The big question before Thursday’s monetary policy meeting concerns ‘Norges Bank’ opening for an interest rate hike as a result of new monetary policy rules.
The analysts do not think Norges Bank will touch the record low interest rate of 0.5% now, but several economists believe the government’s new inflation target may open for an interest rate hike earlier than had been previously assumed.
The experts will therefore look for signs of this in the central bank’s monetary policy report on Thursday.
‘’The change of regulation is essentially primarily a reality orientation. But it is clear that a lower inflation target, from 2.5 to 2%, could mean a somewhat higher interest rate in the long run to keep inflation down,” said economist, Professor Ola H. Grytten, at the Norwegian University of Business Administration to NTB news.
“No significant change”
Inflation has been at approximately 2% since the inflation target was introduced in 2001.
There is little evidence that inflation in Norway will exceed the inflation target in the short term.Unemployment is still significant, and therefore the consequences of the lower goal become insignificant, concluded chief economist, Andreas Benedictow of ‘Socio-economic Analysis’.
“But it is easy to imagine a situation of high activity and rising inflation. Then the interest rate will necessarily increase earlier, and more-so with the new regulation’’, he noted to NTB news.
Norges Bank has previously signalled a possible interest rate hike towards the end of the year.
‘’I do not think the change in the regulation will be of any significance in the short term. Norges Bank has said that the change will not have a significant effect on the execution of monetary policy, and they can not make any significant changes now,’’ said economist, Professor Steinar Holden at the University of Oslo to NTB news.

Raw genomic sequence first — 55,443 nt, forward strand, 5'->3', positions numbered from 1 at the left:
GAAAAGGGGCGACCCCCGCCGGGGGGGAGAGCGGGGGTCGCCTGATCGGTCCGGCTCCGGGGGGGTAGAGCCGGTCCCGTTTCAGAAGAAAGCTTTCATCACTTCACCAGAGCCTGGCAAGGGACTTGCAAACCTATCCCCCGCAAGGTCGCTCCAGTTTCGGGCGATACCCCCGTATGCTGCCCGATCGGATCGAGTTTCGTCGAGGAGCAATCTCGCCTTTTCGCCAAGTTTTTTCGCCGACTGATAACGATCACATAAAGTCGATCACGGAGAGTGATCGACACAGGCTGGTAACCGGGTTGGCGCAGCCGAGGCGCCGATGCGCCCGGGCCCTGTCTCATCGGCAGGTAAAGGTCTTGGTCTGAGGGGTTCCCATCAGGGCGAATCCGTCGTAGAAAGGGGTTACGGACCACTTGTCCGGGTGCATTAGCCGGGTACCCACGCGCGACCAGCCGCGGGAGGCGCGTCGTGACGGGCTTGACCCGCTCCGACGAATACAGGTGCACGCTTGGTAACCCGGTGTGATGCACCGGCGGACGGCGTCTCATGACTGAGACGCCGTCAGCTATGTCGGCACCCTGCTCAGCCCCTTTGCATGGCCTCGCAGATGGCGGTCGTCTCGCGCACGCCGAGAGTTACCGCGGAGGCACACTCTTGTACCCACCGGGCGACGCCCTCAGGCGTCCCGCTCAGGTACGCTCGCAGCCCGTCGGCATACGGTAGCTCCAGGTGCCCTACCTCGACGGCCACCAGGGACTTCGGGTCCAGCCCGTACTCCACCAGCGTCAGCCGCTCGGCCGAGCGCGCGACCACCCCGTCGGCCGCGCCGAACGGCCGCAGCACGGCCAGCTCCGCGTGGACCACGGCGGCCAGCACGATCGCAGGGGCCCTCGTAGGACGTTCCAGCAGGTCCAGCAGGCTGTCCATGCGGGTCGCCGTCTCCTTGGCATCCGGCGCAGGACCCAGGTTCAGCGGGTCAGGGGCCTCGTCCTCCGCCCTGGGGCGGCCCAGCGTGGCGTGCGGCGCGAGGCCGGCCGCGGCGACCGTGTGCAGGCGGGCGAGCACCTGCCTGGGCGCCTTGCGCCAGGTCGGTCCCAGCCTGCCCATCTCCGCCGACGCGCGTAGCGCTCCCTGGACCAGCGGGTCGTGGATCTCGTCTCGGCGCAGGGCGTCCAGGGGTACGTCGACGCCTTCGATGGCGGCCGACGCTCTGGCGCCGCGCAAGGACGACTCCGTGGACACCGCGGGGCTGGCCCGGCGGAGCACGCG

Won’t touch it right now
In the big picture, probably the period of historically low interest rates will go in the end, and in the US,interest rates are raised already.
Even in Norway, the arrows point upwards, but analysts still agree that Norges Bank won’t yet touch the key rate.
Benedictow pointed out that growth has cleared up in the Norwegian economy, but inflation is still low and well below Norges Bank’s new inflation target.
“There are indications that housing prices are approaching the end of their low run, and an important argument against setting interest rates disappears. However, unemployment is still relatively high, and the uncertainty in the housing market is high’’, he stated.
“Overall, there are therefore good reasons why Norges Bank will see what developments there are for a while before it starts to set interest rates. It is unlikely that there will be any interest rate hike until the autumn, in line with what the bank has
Seeing increased interest rates on the horizon
Other factors are involved than the new regulations, and they point to interest rates soon being on their way upwards.
“You may see signs of interest rate hikes in the course of the year, and perhaps a bit earlier than previously assumed, due to improved growth prospects in the Norwegian and international economies, as well as the possibility of somewhat higher inflation.
Holden pointed out that the economic upturn continues and that Norges Bank’s regional network reported a little stronger growth than it did in November.
‘’Global growth is also somewhat stronger, and interest rate expectations outside have been somewhat higher. All of this speaks of increasing interest rates somewhat earlier and higher than previously estimated’’, he said.
Over the next four years, interest rates are expected to rise by around 1.25%, according to Statistics Norway (SSB).
© NTB Scanpix / #Norway Today